(Reuters) The boy’s fear was palpable as Iraqi soldiers brought him blindfolded before an intelligence officer in a house on the northern edge of Mosul.
“How long were you with ISIS? colonel Amer al-Fatlawi asked the boy in front of him.
“Twenty days, sir,” replied the 17-year old submissively.
The boy appeared harmless, but Fatlawi, the head of intelligence for the 16th division of the Iraqi army, suspected he may pose a latent threat after ISIS days of ruling over vast swathes of territory come to an end.
More than two years after the militants took over Mosul and proclaimed a caliphate for all Muslims, Iraqi forces backed by a U.S.-led coalition have retaken the eastern half of the city, and now have the west in their sights.
Although thousands of militants have been killed since the start of the campaign three months ago, ISIS is expected to live on, going back underground and reverting to its insurgent tactics of old.
That means the enemy will be less visible to Iraqi forces, and the fight against it more covert.
“They have planted him as a sleeper cell,” Fatlawi said when the boy was out of earshot. “He will be a secret informant for Daesh.”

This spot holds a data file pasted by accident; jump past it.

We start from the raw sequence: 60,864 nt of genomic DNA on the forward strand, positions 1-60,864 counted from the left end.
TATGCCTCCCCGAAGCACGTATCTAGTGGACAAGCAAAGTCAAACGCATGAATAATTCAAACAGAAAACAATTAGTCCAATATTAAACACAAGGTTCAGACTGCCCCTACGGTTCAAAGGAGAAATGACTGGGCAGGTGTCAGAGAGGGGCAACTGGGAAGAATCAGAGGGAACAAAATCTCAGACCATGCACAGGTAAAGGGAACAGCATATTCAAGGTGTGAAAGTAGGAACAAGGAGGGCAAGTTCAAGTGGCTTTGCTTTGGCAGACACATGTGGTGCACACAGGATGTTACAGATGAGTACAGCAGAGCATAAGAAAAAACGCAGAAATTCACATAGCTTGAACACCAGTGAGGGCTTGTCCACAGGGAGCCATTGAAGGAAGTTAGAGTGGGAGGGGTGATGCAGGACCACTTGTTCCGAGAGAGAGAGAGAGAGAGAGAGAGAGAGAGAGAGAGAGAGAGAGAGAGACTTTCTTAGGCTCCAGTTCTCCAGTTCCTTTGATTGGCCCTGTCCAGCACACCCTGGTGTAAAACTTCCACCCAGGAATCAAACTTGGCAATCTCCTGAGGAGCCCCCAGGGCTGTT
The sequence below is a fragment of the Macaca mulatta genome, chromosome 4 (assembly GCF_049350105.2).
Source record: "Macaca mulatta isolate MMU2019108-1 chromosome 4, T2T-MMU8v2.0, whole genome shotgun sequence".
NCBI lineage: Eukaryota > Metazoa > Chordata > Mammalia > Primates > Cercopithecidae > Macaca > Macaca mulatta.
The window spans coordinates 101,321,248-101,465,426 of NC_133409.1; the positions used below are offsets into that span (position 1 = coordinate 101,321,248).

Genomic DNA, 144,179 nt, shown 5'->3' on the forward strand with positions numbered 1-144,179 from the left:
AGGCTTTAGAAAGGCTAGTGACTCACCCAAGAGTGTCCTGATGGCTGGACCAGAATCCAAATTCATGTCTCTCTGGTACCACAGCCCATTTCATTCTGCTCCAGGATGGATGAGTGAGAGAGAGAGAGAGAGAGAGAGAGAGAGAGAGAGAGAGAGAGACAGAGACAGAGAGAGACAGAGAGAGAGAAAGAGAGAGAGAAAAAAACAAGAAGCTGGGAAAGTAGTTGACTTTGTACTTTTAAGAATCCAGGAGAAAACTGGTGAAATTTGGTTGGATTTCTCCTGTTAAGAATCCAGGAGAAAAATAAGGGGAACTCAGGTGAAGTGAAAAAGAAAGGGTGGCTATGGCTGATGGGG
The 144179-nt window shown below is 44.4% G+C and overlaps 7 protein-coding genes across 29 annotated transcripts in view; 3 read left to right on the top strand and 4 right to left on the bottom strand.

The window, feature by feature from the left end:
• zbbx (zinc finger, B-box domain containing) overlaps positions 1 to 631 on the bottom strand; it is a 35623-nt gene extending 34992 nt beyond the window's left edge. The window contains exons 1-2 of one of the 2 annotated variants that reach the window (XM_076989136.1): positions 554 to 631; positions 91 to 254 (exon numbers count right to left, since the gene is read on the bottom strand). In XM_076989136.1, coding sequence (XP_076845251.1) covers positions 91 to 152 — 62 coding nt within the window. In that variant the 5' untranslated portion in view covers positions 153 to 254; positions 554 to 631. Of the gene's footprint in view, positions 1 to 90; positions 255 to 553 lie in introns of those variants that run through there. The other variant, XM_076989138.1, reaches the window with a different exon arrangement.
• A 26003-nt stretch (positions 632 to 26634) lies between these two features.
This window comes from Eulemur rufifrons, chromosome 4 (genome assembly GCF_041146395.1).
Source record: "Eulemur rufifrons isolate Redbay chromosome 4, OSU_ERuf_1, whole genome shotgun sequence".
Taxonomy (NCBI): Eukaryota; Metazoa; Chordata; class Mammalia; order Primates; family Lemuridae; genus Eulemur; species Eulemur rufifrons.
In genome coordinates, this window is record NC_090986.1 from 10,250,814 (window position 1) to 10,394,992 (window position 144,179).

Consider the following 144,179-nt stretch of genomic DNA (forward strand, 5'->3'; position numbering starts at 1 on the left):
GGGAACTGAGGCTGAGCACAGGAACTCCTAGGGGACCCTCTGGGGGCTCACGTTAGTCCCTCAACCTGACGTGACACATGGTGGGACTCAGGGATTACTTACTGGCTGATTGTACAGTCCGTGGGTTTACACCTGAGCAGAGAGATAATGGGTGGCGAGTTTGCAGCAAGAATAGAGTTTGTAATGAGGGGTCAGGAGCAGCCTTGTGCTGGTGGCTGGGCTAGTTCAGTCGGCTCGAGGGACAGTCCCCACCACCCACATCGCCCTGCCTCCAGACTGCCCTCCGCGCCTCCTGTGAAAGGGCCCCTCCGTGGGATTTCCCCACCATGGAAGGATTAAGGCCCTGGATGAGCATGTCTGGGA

Slight and wearing jeans, the boy said he was one of a group of some 150 men who gathered at a local mosque around one year ago and were taken to a training camp nearby.
The daily routine involved waking at dawn for prayer, followed by breakfast, physical exercise, lessons in Islamic doctrine and how to use a kalashinkov.
After three weeks, the recruits were allowed to go home on break: “They told us to come back, but I didn’t. I was scared,” said the boy.
Fatlawi was not convinced: “They all say they quit,” he said, sceptically. “We will interrogate him and get information. If you know your enemy, he is easy to find.”
As Iraqi forces rout ISIS from the east, they are learning more about the workings of the militant group, which left behind a formidable paper trail.
On Fatlawi’s desk was a stack of documents recovered from ISIS bases in northern Mosul, including diagrams for making unmanned aircraft and two Russian passports from which the pages containing personal details had been torn out.
The passports appeared unused, except for a single stamp upon entrance to Turkey in 2013.
There were also internal communications sent from senior ISIS members to mid-ranking commanders, with instructions not to use earphones whilst on duty, and to smile and speak nicely to their subjects in order to “increase affection amongst all”.